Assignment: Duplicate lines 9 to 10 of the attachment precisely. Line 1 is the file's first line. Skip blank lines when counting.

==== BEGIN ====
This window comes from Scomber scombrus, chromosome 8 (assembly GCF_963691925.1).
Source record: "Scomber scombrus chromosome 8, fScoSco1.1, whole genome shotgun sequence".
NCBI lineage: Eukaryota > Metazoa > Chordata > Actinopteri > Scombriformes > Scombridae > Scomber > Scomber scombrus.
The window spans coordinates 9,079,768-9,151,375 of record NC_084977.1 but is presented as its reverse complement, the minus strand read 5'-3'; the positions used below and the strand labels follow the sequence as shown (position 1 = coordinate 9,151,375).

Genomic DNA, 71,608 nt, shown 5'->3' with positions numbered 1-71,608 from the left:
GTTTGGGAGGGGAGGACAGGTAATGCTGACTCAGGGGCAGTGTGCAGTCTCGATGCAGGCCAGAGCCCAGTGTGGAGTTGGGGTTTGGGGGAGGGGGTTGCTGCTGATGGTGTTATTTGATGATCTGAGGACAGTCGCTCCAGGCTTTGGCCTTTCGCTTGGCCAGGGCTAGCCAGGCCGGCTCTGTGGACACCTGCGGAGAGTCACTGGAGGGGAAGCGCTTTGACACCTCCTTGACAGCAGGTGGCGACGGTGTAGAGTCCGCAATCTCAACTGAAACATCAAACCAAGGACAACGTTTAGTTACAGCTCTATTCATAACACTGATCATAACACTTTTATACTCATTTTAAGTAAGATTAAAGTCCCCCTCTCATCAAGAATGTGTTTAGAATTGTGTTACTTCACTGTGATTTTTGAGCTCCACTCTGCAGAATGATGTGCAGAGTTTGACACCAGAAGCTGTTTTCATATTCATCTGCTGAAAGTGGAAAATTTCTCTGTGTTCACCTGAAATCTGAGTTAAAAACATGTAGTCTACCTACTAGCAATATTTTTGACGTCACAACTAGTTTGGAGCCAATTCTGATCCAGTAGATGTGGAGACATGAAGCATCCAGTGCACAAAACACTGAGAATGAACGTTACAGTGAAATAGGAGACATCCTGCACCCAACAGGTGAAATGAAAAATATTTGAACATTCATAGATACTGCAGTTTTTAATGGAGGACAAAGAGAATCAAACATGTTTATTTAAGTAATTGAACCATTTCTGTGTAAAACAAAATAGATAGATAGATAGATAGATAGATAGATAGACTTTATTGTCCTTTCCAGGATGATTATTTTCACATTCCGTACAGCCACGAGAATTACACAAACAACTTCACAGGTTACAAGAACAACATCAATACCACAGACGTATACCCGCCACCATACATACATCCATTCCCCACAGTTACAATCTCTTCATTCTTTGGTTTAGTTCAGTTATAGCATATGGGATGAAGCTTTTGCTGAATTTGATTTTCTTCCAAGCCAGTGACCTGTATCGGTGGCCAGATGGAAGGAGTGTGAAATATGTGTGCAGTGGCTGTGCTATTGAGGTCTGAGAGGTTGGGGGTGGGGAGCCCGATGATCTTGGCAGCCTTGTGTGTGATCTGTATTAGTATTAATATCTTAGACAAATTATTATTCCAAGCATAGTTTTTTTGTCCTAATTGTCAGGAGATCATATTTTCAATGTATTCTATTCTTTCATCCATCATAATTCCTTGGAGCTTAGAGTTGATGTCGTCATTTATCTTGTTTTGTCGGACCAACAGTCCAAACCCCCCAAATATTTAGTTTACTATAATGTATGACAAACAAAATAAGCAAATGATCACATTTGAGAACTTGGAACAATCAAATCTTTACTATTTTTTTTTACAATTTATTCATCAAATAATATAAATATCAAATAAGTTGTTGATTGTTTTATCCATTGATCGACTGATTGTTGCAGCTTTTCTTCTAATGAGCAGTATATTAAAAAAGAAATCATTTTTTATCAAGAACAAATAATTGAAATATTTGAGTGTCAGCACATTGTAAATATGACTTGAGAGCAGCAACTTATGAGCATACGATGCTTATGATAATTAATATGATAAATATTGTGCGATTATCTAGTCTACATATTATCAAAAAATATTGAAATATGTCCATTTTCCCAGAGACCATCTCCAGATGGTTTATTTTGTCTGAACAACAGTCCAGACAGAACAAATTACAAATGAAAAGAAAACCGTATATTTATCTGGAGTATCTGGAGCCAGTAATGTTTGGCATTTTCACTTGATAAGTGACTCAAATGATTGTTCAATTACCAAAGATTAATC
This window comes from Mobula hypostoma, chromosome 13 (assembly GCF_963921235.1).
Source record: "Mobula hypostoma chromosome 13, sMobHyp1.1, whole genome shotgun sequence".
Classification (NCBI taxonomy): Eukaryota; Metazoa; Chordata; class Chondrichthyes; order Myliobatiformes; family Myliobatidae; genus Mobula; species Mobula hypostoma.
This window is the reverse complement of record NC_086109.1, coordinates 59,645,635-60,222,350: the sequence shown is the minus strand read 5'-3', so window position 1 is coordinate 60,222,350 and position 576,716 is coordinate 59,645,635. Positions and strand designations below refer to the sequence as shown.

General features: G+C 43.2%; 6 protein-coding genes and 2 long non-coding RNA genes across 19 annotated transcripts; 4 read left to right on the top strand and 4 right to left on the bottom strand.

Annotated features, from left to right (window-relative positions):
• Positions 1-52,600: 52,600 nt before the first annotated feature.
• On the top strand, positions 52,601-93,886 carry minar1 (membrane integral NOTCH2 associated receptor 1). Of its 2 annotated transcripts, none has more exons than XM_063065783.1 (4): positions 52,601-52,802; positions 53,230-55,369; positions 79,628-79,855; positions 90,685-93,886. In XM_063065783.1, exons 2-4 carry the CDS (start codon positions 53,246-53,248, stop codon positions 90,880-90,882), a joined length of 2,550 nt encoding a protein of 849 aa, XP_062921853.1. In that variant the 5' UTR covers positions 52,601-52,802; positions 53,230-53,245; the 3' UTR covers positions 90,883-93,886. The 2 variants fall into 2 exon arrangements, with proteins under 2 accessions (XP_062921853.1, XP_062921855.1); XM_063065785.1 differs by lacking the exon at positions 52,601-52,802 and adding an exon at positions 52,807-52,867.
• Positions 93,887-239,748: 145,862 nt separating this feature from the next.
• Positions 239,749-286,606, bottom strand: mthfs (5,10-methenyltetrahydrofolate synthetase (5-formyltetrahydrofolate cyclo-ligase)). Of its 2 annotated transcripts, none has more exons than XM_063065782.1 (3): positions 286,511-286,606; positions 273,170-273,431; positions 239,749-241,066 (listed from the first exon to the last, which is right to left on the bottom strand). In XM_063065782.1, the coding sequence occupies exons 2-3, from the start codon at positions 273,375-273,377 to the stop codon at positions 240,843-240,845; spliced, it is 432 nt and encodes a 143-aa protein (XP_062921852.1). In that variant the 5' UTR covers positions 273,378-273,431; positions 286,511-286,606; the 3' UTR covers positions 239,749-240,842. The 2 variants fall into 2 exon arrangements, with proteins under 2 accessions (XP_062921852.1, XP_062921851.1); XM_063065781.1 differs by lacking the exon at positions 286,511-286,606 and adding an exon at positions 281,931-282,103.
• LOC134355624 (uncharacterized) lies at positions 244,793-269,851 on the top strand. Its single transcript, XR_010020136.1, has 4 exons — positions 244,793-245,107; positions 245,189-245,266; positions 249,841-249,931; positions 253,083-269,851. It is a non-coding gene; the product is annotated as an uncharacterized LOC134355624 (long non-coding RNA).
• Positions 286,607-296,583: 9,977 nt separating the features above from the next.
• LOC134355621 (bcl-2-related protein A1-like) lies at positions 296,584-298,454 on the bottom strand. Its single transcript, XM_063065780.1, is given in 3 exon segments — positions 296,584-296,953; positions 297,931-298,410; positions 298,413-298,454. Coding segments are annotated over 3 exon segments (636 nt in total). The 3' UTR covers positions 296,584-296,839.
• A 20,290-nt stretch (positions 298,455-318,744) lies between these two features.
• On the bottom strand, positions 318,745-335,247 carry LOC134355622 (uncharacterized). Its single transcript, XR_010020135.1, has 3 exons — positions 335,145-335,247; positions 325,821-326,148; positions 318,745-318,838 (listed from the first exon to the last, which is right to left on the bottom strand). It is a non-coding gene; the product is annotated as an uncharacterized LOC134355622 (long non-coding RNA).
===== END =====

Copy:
Classification (NCBI taxonomy): Eukaryota; Metazoa; Chordata; class Chondrichthyes; order Myliobatiformes; family Myliobatidae; genus Mobula; species Mobula hypostoma.
This window is the reverse complement of record NC_086109.1, coordinates 59,645,635-60,222,350: the sequence shown is the minus strand read 5'-3', so window position 1 is coordinate 60,222,350 and position 576,716 is coordinate 59,645,635. Positions and strand designations below refer to the sequence as shown.